IBM commercializes Watson supercomputer

For several years IBM Corp. has been touting its Watson supercomputer, a powerful number cruncher which it has been using in a number of test projects stretching the limits of analytics.

Today it said it will create the IBM Watson Group to commercializing the technology of cloud-delivered cognitive innovation.

“The move signifies a strategic shift by IBM to accelerate into the marketplace a new class of software, services and apps that think, improve by learning, and discover answers and insights to complex questions from massive amounts of big data,” the company said in a news release.

It’s spending more than US$1 billion on the Watson Group, which will have a staff of 2,000 focusing on development and research and bringing cloud-delivered cognitive applications and services to market. This will include US$100 million available for venture investments to support IBM’s recently launched ecosystem of start-ups and businesses that are building a new class of cognitive apps in the Watson Developers Cloud.

Watson uses its power to learn from each interaction, IBM says, working with users who make natural language queries. “Watson is the ultimate advisor,” IBM says.

Forrester Research lead cognitive computing analyst Michele Goetze said the company is placing a big bet.  If it succeeds, people’s interaction with IT will be truly personal by using natural language queries, she said. “There are still hurdles such as expense, complexity, information access, coping with ambiguity and context, the supervision of learning,and the implications of suggestions that are  unrecognized today. To work, the ecosystem has to be open and communal. Investment is needed beyond the platform for applications and devices to deliver on Watson value. IBM’s commitment and leadership are in place. The question is if IBM and its partners can scale Watson to be something more than a complex custom solution to become a truly transformative approach to businesses and our way of life.”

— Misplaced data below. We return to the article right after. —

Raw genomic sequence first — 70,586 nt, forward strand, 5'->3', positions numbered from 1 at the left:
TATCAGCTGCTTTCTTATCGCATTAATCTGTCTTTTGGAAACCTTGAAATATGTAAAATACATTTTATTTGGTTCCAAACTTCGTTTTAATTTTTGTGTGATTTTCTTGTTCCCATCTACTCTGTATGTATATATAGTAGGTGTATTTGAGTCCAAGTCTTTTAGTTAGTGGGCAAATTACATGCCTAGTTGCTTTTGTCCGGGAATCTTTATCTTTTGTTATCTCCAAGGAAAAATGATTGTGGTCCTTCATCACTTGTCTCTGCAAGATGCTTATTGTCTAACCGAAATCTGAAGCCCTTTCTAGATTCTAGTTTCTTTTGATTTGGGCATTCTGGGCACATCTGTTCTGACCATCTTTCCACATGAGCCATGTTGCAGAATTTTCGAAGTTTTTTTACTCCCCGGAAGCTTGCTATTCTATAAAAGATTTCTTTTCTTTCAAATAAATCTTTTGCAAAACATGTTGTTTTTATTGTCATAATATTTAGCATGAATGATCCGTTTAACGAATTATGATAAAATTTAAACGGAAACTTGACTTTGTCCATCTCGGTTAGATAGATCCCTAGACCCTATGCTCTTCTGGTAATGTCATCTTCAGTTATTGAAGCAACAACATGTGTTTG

The Watson Group will be headquartered in New York City, where application developers will identify markets that cognitive computing can use, such as healthcare, financial services, retail and telecommunications.

“IBM has transformed Watson from a quiz-show winner, into a commercial cognitive computing breakthrough that is helping businesses engage customers, healthcare organizations personalize patient care, and entrepreneurs build businesses,” Michael Rhodin, senior vice president of the new Watson Group. “Watson is one of the most significant innovations in IBM’s 100 year history, and one that we want to share with the world.  With these investments we strive to make new markets, reach new buyers and transform industries and professions.”

Three years ago Watson made headlines when it became a winning contestant on the TV show Jeopardy. The current version is 24 times faster and 90 percent smaller – IBM [NYSE: IBM] says it has shrunk the system “from the size of a master bedroom to three stacked pizza boxes.”

Initial services announced today are the Watson Discovery Advisor, aimed at reducing the time researchers in industries like pharmaceuticals need by analyzing research articles and studies; Watson Analytics, which will go through customer data and presents results of queries in easy to interpret visual formats; and Watson Explorer, which will present a unified view of customer data.

Until now IBM has used Watson with a number of U.S. healthcare institutions to help advise doctors. Last year IBM announced the Watson Engagement Advisor for businesses, which is being tested by a bank and a public opinion firm.

Last November it created the Watson developers platform. Three partners plan release Watson-based apps this year: Fluid, a consumers shopping advisor; MD Buyline, which will help hospitals procure devices; and Welltok, for health plans.

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Jim Love, Chief Content Officer, IT World Canada

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Howard Solomon
Howard Solomon
Currently a freelance writer, I'm the former editor of and Computing Canada. An IT journalist since 1997, I've written for several of ITWC's sister publications including and Computer Dealer News. Before that I was a staff reporter at the Calgary Herald and the Brampton (Ont.) Daily Times. I can be reached at hsolomon [@]

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